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666 - the number of the beast
“For the sake of pleasure we give in to lust. For the sake of smoking we smoke! (Aleister Crowley sucking on an opium pipe during a sexual magic ritual.) – John Symonds,“The Great Beast”
Who was this Aleister Crowley, the man that called himself “The Beast”, really? Was he a sex addict, a drug freak, and the Devil incarnate or was he actually a visionary, and really in contact with spiritual powers? His opponents like to portray him as a representative of modern Satanism. An opinion that is mainly based on Crowley’s often radically phrased writings. Many of his statement are still misinterpreted today, because Crowley possessed a bitingly sarcastic wit, which he liked to employ in order to veil his true intentions. He lived in two extremes – on the one hand, he distanced himself from black magic, on the other, his companions referred to his rituals as acts of black magic, mainly the so-called sexual magic rituals. Crowley regard himself as a mystic, who did not act out of egotistic reasons but on the grounds of his superior dictum – “Do what thou wilt shall be the whole of the Law” – which licensed him to put a prophetic gloss on everything he did. Crowley’s religion was an anti-Christian, irregular form of Freemasonry with Egyptian, tantric, alchemistic, and cabbalistic influences. Despite all Satanistic reputations he actually had a vision of a better humanity. Regardless, his theses were also employed by a number of less likeable fellows in order to support their own believes; Scientology founder Ron Hubbard, for example, referred to Crowley’s teachings when he wrote “Dianetics”. Among other incidences it is for reasons like this that Crowley already possessed the image of the scandalous, darkly glamorous magician in his lifetime; something that flattered him very much because it suited his extreme craving for recognition perfectly.
Aleister Crowley was born in Hastings, England on 12 October 1875 into a strictly religious family. His parents belonged to the Plymouth Brethren, a highly conservative, non-denominational Christian movement and began sending him to bible class at an early age. There he noticed for the first time that gory descriptions of torture and fantasies in which he was subjected to mortal agony excited him. With the death of his father, the 13 year-old Crowley was sent to a church-run boarding school. There he learned about the full extent of Christian fundamentalism the hard way when he was discovered in a fondling match with fellow pupils and punished with one and a half years of isolation. During this period he allegedly received the messages of the divine being Aiwass for the first time. In 1895 he began to study humanities. Apart from an enthusiasm for literature and writing – and an extremely busy sexual life with members of both genders – the course of his university years also saw the awakening of his fascination for magic. Magic used to be an exceedingly popular pastime in the intellectual circles of the fin de siècle. The search for the mythical, the excursion into Asian or Oriental rituals and religions were considered a form of parlour game.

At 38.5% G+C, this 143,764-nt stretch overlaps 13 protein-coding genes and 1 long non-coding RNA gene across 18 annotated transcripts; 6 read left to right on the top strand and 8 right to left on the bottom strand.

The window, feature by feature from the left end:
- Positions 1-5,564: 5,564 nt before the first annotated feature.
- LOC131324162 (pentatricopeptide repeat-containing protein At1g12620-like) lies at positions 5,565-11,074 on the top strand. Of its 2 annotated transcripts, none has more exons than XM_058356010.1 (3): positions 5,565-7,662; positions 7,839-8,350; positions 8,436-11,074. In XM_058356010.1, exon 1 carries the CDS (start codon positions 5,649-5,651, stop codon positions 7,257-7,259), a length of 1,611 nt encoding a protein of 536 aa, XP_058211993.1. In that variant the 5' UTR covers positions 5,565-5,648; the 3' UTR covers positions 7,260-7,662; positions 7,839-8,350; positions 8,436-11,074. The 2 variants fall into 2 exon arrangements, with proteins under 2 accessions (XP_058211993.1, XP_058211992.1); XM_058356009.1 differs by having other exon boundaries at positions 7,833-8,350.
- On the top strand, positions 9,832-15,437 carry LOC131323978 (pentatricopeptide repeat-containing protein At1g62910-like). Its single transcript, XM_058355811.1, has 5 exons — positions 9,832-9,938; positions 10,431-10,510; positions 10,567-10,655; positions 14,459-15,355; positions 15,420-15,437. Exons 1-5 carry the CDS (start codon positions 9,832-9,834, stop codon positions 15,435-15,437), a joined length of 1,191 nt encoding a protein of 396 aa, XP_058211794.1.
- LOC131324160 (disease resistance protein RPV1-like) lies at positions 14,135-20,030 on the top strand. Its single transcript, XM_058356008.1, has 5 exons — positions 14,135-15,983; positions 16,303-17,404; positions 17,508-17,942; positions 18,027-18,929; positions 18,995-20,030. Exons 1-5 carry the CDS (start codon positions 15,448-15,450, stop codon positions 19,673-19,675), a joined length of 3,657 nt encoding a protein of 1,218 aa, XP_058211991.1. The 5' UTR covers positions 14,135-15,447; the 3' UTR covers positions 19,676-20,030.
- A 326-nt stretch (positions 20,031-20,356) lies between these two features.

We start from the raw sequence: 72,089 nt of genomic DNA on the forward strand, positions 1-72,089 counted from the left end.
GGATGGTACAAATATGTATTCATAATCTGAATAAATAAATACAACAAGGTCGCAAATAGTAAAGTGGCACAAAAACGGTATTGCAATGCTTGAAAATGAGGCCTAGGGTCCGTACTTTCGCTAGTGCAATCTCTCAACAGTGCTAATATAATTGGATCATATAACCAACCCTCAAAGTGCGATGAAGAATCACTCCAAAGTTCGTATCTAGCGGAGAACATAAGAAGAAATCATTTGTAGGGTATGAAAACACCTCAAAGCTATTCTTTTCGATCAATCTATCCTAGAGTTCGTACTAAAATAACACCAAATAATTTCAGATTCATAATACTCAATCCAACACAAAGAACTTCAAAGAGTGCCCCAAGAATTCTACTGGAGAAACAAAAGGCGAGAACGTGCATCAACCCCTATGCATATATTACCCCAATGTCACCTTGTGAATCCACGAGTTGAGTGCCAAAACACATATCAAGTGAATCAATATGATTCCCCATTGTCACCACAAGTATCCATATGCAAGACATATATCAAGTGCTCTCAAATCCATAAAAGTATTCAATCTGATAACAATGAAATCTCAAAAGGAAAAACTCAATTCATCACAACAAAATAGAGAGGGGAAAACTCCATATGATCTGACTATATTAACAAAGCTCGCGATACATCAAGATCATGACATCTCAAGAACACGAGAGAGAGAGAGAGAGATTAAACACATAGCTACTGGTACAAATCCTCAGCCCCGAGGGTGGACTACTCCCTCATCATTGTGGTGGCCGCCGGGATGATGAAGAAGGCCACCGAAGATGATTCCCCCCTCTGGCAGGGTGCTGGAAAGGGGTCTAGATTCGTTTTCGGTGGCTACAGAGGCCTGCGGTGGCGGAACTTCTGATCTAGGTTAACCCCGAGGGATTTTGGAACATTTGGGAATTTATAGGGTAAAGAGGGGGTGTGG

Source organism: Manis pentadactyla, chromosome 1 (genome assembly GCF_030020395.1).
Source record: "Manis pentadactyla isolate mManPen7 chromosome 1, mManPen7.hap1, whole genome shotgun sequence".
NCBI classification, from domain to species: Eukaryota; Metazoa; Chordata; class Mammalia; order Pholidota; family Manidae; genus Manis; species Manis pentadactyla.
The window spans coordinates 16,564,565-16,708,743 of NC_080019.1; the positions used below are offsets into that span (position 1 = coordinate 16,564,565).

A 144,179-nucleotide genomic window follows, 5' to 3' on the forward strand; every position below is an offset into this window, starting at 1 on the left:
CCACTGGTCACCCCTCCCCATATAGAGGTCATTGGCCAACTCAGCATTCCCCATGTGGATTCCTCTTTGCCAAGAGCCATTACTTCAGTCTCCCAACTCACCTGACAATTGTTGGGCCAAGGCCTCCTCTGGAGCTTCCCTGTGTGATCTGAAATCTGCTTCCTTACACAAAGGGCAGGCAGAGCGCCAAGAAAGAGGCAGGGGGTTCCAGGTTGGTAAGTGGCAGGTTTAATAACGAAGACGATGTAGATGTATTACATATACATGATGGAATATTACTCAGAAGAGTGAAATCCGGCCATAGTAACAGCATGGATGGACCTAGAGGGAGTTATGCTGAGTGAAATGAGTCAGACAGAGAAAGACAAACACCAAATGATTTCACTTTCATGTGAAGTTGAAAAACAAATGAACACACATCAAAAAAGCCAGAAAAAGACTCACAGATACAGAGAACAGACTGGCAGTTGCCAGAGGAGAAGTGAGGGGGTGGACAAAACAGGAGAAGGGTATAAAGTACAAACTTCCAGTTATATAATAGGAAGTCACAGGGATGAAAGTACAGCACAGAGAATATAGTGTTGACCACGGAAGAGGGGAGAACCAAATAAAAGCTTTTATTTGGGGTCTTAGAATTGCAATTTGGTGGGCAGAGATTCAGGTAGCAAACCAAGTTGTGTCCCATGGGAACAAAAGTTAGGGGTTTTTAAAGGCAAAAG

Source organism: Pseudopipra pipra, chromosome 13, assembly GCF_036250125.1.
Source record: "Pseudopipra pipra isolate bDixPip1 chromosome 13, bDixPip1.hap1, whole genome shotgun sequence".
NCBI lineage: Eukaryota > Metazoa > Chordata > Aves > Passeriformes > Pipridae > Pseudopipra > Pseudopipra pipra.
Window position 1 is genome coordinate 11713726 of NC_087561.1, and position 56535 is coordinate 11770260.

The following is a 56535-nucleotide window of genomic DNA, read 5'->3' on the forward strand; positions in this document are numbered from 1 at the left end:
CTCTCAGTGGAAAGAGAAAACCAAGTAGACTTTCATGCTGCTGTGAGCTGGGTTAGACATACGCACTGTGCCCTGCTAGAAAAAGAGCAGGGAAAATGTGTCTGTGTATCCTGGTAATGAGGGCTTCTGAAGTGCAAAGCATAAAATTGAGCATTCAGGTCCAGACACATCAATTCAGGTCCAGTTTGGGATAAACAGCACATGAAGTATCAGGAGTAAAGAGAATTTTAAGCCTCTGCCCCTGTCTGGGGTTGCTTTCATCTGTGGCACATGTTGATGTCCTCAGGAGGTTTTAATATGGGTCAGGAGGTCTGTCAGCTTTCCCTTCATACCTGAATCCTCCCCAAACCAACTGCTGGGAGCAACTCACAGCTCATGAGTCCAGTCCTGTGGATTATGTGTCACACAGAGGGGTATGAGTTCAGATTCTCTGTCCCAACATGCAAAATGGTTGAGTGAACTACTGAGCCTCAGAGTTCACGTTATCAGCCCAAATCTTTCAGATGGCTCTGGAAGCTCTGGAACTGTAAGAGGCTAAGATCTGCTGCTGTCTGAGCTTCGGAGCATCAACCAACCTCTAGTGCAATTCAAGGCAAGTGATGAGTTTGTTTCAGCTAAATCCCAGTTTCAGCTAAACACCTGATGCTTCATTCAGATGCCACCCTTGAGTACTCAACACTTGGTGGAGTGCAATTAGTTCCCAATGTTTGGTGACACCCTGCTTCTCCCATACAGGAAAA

Apart from his studies of occult writings Crowley spent a lot of time mountaineering. He actually took part in a number of expeditions all over the world. During one of these journeys he encountered a member of a secret society who introduced him to the Hermetic Order of the Golden Dawn – a Rosicrucian-freemasonic Order for occult arts. There he met Allan Bennet with whom he practiced ritual and sexual magical exercises. Bennet also familiarised him with the use of drugs and Crowley began to experiment with different substances; allegedly, in order to gain occult insights. When he was expelled a short time later from the Golden Dawn for his homosexual inclinations, Crowley decided to independently continue studying and experimenting with the occult. He left England and travelled around the world. Among other things he attempted the first ascent of K2 during this time.